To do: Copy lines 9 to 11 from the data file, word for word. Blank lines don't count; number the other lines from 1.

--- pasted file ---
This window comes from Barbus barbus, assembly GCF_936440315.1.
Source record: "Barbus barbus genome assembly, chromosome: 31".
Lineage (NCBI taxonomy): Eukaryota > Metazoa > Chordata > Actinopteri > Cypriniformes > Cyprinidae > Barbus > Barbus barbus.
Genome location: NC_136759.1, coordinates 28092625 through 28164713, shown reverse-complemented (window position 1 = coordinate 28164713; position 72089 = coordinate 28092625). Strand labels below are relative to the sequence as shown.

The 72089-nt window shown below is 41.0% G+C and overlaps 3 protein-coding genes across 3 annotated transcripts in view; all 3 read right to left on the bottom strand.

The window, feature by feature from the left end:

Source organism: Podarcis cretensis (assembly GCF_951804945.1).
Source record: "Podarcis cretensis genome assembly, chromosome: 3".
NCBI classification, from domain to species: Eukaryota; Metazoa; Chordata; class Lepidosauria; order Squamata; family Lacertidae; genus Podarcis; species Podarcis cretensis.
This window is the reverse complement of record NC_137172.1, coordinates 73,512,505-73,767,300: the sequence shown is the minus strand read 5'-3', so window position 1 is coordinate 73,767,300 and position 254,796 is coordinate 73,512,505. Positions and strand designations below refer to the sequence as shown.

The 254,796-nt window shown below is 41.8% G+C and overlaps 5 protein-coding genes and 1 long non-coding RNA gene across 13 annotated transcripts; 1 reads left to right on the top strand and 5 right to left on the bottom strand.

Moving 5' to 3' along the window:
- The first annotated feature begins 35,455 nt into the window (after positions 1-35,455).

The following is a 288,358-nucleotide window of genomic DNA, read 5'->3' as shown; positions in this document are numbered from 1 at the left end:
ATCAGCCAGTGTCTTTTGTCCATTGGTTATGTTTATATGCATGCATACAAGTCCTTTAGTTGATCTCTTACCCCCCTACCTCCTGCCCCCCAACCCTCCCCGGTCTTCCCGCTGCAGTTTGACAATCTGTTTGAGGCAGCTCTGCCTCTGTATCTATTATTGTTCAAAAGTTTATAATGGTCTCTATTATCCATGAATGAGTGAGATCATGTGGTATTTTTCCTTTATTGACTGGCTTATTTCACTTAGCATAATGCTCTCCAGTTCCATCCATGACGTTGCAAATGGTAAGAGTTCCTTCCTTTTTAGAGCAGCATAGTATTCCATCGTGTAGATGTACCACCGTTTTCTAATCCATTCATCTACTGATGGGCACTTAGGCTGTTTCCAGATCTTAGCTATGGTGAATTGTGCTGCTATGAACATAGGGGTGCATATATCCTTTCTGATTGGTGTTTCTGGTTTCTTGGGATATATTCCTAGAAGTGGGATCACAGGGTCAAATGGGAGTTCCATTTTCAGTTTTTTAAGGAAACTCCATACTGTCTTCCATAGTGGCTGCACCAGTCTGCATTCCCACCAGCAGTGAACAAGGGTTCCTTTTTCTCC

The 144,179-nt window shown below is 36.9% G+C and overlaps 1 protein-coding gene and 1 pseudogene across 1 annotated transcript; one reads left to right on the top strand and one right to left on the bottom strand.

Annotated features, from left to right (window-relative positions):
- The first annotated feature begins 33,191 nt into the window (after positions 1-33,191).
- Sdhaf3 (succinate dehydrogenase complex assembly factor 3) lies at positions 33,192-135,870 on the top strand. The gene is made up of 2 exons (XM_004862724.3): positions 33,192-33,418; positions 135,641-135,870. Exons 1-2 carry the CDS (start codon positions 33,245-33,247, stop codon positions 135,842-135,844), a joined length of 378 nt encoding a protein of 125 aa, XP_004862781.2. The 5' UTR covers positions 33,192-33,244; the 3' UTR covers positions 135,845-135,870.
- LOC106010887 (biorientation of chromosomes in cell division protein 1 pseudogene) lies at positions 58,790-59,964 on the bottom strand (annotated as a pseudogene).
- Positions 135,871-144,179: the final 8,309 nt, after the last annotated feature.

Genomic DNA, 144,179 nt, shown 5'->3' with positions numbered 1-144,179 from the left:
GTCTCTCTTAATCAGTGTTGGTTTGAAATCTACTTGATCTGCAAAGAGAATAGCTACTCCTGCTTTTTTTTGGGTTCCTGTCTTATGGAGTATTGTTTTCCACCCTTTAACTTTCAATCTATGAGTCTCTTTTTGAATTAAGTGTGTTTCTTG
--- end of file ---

NCBI classification, from domain to species: Eukaryota; Metazoa; Chordata; class Lepidosauria; order Squamata; family Lacertidae; genus Podarcis; species Podarcis cretensis.
This window is the reverse complement of record NC_137172.1, coordinates 73,512,505-73,767,300: the sequence shown is the minus strand read 5'-3', so window position 1 is coordinate 73,767,300 and position 254,796 is coordinate 73,512,505. Positions and strand designations below refer to the sequence as shown.

The 254,796-nt window shown below is 41.8% G+C and overlaps 5 protein-coding genes and 1 long non-coding RNA gene across 13 annotated transcripts; 1 reads left to right on the top strand and 5 right to left on the bottom strand.